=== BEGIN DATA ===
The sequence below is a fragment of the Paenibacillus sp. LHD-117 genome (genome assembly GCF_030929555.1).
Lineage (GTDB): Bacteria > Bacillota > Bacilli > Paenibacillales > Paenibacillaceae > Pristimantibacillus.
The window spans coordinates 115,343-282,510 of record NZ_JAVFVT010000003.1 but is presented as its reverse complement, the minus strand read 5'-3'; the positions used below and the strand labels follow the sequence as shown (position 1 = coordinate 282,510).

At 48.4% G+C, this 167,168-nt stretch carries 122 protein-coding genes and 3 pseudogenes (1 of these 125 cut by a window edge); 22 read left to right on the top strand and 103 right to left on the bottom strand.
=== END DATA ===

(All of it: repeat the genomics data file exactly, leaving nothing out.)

The sequence below is a fragment of the Paenibacillus sp. LHD-117 genome (genome assembly GCF_030929555.1).
Lineage (GTDB): Bacteria > Bacillota > Bacilli > Paenibacillales > Paenibacillaceae > Pristimantibacillus.
The window spans coordinates 115,343-282,510 of record NZ_JAVFVT010000003.1 but is presented as its reverse complement, the minus strand read 5'-3'; the positions used below and the strand labels follow the sequence as shown (position 1 = coordinate 282,510).

At 48.4% G+C, this 167,168-nt stretch carries 122 protein-coding genes and 3 pseudogenes (1 of these 125 cut by a window edge); 22 read left to right on the top strand and 103 right to left on the bottom strand.